This documentation covers IPython versions 6.0 and higher. Beginning with version 6.0, IPython stopped supporting compatibility with Python versions lower than 3.3 including all versions of Python 2.7.

If you are looking for an IPython version compatible with Python 2.7, please use the IPython 5.x LTS release and refer to its documentation (LTS is the long term support release).

Integrating your objects with IPython

Tab completion

To change the attributes displayed by tab-completing your object, define a __dir__(self) method for it. For more details, see the documentation of the built-in dir() function.

You can also customise key completions for your objects, e.g. pressing tab after obj["a. To do so, define a method _ipython_key_completions_(), which returns a list of objects which are possible keys in a subscript expression obj[key].

New in version 5.0: Custom key completions

Rich display

The notebook and the Qt console can display richer representations of objects. To use this, you can define any of a number of _repr_*_() methods. Note that these are surrounded by single, not double underscores.

Both the notebook and the Qt console can display svg, png and jpeg representations. The notebook can also display html, javascript, markdown and latex. If the methods don’t exist, or return None, it falls back to a standard repr().

For example:

class Shout(object):
    def __init__(self, text):
        self.text = text

    def _repr_html_(self):
        return "<h1>" + self.text + "</h1>"

There are also two more powerful display methods:

class MyObject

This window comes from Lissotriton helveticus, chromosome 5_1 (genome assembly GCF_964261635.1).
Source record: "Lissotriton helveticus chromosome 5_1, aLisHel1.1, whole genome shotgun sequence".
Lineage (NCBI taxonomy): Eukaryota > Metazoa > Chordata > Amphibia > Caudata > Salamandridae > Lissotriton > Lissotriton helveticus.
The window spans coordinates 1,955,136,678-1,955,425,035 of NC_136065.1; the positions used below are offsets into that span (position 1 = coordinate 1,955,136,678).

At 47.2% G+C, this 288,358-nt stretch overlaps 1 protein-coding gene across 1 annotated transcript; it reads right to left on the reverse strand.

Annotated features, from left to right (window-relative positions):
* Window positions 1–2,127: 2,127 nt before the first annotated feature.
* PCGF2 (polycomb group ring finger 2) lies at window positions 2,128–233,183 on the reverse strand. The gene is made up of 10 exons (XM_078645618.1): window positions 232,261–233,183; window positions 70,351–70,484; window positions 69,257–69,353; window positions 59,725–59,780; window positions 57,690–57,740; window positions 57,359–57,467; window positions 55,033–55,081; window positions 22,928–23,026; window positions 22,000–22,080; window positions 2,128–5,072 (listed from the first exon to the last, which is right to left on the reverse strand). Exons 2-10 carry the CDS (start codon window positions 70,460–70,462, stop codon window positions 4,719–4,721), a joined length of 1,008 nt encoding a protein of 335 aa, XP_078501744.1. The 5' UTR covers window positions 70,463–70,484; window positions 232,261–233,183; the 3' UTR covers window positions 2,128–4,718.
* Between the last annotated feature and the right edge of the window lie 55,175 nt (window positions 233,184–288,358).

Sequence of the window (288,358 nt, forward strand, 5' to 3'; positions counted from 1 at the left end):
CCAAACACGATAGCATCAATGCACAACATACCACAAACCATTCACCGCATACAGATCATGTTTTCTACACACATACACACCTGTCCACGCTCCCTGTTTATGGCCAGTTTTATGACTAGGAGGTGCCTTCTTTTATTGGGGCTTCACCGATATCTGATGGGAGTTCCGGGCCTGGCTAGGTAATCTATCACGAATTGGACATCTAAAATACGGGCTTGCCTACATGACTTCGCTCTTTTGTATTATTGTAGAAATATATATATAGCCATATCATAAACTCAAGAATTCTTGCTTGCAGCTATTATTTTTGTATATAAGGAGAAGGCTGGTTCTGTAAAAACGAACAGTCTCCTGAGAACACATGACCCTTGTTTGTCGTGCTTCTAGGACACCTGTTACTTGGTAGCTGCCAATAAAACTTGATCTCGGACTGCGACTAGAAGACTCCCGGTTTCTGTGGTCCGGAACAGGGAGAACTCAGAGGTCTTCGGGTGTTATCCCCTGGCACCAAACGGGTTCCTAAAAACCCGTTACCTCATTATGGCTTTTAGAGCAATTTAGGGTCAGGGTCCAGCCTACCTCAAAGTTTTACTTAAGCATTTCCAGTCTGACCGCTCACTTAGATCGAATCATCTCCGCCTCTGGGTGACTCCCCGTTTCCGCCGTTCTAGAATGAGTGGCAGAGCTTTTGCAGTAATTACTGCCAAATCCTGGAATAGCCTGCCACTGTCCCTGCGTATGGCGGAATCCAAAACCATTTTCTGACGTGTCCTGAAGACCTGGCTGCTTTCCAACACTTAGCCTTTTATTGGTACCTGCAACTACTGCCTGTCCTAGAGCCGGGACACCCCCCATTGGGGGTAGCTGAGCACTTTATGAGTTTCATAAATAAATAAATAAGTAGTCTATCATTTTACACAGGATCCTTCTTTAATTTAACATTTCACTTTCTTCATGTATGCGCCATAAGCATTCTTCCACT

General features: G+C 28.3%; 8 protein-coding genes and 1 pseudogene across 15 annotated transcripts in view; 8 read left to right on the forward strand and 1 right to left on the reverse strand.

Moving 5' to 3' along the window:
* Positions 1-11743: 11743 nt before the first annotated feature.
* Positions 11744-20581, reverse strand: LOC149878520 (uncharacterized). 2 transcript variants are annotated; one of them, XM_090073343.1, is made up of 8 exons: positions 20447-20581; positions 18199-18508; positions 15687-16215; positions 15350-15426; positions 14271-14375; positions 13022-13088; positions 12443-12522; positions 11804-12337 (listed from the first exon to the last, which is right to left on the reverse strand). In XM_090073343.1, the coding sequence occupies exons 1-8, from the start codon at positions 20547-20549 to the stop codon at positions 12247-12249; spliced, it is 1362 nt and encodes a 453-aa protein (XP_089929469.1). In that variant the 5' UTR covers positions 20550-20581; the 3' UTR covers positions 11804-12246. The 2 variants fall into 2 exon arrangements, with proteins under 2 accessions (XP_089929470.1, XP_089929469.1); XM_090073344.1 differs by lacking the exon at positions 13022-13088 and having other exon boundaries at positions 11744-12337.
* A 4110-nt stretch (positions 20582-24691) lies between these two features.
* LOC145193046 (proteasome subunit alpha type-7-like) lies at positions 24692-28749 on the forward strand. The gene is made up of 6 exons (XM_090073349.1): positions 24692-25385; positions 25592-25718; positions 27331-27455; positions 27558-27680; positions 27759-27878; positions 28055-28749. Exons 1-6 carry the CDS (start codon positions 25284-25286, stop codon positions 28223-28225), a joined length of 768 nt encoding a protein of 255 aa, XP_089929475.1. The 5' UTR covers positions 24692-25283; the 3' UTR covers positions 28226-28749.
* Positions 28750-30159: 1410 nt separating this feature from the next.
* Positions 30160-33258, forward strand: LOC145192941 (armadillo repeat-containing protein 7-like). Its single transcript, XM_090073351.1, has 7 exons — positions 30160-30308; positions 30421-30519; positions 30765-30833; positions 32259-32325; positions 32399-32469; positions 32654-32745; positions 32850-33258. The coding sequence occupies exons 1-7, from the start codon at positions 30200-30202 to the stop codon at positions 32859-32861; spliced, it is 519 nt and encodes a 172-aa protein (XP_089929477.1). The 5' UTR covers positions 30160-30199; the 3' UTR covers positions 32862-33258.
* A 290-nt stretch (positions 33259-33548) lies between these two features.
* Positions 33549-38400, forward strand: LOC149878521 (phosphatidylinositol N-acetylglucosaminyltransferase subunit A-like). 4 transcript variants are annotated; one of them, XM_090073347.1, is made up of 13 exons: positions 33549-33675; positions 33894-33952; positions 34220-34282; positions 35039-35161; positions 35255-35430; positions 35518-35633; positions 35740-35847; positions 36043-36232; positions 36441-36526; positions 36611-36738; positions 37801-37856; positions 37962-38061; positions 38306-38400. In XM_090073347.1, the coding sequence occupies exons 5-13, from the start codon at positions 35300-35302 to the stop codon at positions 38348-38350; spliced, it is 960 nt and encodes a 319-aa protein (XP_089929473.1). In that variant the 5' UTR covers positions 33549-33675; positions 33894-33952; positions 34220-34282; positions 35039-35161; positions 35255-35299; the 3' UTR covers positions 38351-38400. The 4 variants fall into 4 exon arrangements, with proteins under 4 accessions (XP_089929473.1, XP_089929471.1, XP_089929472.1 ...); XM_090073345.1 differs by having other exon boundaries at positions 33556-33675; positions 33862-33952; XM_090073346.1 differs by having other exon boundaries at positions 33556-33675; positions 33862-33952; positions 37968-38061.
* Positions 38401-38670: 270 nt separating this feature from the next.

_repr_mimebundle_(include=None, exclude=None)

Should return a dictionary of multiple formats, keyed by mimetype, or a tuple of two dictionaries: data, metadata. If this returns something, other _repr_*_ methods are ignored. The method should take keyword arguments include and exclude, though it is not required to respect them.


Displays the object as a side effect; the return value is ignored. If this is defined, all other display methods are ignored.

Formatters for third-party types

The user can also register formatters for types without modifying the class:

from bar import Foo

def foo_html(obj):
    return '<marquee>Foo object %s</marquee>' %

html_formatter = get_ipython().display_formatter.formatters['text/html']
html_formatter.for_type(Foo, foo_html)

# Or register a type without importing it - this does the same as above:
html_formatter.for_type_by_name('bar.Foo', foo_html)

Custom exception tracebacks

Rarely, you might want to display a custom traceback when reporting an exception. To do this, define the custom traceback using _render_traceback_(self) method which returns a list of strings, one string for each line of the traceback. For example, the ipyparallel a parallel computing framework for IPython, does this to display errors from multiple engines.

Please be conservative in using this feature; by replacing the default traceback you may hide important information from the user.